The diversity of resilient threats and excellent answers in Mardu colors has set up the deck as the must answer shell coming out of the tournament, a result backed up by the archetypes excellent conversion rate this weekend in to the second day of play.  Four copies each of Gideon, Ally of Zendikar, Heart of Kiran and Scrapheap Scrounger mark those cards as the potential gainers from this deck. The fact that the GB and Jund Energy Aggro decks are also running both the 4/4 vehicle and the recursive construct threat means that few other cards in the format can claim an equivalent demand profile heading into the rest of the month. Seven of the eight decks in the Top 8 are running Heart of Kiran. Expect the spike to take place tonight.

Walking Ballista is also a card to watch as it is good at answering X/1s and holding down Saheeli Rai, though there can’t be much meat left on the bone of a rare that hasn’t hit peak supply yet.

Join us tomorrow for our coverage of the Top 8!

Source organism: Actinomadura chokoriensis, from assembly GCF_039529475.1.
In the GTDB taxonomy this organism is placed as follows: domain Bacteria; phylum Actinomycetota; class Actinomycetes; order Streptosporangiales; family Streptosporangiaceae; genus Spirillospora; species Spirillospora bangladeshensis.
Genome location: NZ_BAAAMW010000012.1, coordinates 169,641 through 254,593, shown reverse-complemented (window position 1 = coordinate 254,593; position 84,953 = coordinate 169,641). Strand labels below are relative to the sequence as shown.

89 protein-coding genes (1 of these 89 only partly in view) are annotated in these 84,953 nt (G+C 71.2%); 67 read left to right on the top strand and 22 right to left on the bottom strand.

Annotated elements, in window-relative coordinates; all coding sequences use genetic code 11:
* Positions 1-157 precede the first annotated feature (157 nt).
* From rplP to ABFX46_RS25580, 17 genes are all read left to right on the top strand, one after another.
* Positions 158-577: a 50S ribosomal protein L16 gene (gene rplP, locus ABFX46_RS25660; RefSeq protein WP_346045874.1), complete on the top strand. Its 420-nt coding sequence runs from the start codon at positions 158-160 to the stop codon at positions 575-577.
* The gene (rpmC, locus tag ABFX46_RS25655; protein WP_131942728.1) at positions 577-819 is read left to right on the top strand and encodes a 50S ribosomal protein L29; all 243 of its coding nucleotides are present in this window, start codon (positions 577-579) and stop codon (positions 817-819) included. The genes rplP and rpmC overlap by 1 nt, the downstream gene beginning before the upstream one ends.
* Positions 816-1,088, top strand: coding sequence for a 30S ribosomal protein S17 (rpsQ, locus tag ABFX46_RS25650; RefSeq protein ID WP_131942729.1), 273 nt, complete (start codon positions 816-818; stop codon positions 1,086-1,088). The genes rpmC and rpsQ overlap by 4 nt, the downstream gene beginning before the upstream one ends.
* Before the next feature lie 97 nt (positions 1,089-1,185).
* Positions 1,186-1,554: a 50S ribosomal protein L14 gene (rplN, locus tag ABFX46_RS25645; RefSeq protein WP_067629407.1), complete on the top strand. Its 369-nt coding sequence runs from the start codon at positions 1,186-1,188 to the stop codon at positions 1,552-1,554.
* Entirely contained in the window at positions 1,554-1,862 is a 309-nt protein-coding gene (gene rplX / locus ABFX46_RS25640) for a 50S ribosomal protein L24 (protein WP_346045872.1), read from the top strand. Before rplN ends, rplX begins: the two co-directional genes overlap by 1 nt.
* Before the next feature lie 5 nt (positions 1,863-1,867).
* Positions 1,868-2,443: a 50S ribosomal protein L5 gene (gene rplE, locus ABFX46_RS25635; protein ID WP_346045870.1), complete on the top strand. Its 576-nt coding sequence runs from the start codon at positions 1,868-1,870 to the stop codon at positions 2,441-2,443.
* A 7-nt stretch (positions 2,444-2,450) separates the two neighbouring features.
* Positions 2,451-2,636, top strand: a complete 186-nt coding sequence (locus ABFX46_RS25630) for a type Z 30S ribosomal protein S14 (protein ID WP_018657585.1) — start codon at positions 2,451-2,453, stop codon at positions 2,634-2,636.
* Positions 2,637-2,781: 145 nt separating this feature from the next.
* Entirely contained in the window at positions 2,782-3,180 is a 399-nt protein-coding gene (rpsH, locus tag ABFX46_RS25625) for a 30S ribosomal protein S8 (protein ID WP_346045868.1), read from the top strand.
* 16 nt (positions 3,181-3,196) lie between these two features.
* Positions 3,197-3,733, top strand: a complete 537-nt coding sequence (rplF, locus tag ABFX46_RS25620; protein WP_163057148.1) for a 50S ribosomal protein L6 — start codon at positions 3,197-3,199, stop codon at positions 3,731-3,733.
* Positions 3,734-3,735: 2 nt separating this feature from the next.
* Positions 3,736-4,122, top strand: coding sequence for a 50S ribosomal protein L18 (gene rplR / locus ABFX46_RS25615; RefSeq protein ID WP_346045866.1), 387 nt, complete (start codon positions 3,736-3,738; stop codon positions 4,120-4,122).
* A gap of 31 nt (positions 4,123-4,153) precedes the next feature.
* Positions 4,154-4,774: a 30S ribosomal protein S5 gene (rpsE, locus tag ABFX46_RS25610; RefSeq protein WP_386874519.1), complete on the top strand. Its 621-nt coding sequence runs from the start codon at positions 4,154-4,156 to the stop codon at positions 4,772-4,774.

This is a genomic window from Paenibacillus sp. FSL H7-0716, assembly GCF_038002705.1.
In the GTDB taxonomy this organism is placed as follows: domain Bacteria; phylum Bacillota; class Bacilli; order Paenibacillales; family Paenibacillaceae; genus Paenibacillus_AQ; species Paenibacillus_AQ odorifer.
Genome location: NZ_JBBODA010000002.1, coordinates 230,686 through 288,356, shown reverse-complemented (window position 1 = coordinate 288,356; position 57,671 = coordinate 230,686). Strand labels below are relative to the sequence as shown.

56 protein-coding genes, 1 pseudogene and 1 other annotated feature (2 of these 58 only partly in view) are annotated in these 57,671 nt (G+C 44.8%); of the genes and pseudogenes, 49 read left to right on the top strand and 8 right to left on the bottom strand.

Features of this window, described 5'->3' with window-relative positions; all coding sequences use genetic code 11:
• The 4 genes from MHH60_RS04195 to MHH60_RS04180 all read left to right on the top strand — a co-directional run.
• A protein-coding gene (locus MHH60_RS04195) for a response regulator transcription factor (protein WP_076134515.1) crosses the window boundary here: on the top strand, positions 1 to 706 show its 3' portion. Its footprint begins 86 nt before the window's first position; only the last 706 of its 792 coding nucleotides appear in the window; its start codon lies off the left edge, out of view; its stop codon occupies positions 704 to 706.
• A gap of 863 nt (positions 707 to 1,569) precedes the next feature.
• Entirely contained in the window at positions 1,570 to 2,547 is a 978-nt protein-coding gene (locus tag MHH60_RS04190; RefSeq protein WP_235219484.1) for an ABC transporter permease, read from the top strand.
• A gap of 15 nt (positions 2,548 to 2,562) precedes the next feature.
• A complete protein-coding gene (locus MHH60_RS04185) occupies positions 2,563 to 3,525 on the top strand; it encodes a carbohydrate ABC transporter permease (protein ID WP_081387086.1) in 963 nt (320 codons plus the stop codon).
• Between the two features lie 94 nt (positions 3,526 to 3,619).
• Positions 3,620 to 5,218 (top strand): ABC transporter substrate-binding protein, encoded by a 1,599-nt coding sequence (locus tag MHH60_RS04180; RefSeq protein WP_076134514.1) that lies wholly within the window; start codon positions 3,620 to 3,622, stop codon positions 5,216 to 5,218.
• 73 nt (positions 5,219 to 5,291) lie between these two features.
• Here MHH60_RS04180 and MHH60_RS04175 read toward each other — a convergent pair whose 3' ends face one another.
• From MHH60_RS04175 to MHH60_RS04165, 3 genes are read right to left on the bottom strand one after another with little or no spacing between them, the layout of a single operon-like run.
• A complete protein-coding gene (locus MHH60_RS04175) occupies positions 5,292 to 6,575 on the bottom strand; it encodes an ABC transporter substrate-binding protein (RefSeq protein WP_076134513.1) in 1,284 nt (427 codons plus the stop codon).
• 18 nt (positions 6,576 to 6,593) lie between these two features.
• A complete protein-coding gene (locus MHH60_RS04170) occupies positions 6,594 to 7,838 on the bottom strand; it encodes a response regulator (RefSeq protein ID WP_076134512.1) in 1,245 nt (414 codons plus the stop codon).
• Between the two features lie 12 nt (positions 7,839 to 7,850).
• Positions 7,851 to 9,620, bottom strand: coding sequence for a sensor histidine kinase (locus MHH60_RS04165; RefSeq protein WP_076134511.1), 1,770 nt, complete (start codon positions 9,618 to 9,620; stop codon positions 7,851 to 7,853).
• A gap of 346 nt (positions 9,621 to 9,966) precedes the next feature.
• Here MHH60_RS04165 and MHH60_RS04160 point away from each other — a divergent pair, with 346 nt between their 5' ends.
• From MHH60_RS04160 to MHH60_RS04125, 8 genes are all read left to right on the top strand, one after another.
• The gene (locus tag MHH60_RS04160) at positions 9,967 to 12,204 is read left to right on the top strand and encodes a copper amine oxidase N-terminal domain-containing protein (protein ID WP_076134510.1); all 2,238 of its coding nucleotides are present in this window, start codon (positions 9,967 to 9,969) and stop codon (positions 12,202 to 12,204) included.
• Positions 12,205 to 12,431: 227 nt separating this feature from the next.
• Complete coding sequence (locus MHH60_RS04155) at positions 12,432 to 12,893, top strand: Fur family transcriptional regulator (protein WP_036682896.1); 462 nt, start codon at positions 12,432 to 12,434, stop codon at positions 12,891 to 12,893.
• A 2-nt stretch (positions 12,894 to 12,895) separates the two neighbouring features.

James Chillcott is the CEO of, The Future of Collecting, Senior Partner at Advoca, a designer, adventurer, toy fanatic and an avid Magic player and collector since 1994.

11 thoughts on “Pro Tour Aether Revolt: Day 2 MTGFinance Coverage”

  1. I had feared that Heart of Kiran wouldn’t see life at the ProTour but I’m glad that it has. I love the card alongside any of the 3 mana walkers and am trying to find a way to play it in my Saheeli Jeskai combo deck as just early pressure and an early blocker. Heart plus turn 3 Saheeli is a 4 turn clock (5 damage a turn) if left unopposed. The need to respond by the opponent opens them up to cat combo…but Heart is doing fine as a solid 2 drop vehicle so maybe it doesn’t even need planeswalker loyalty help.

    One question James, have you seen the templating/printing of the RUSSIAN HEART OF KIRANS?? The name has very unusual printing that I have never seen on any Magic card (but I haven’t seen every card in a foreign language), is there any additional value to the Russian card due to the unusual look/name? Check it out and let me know please.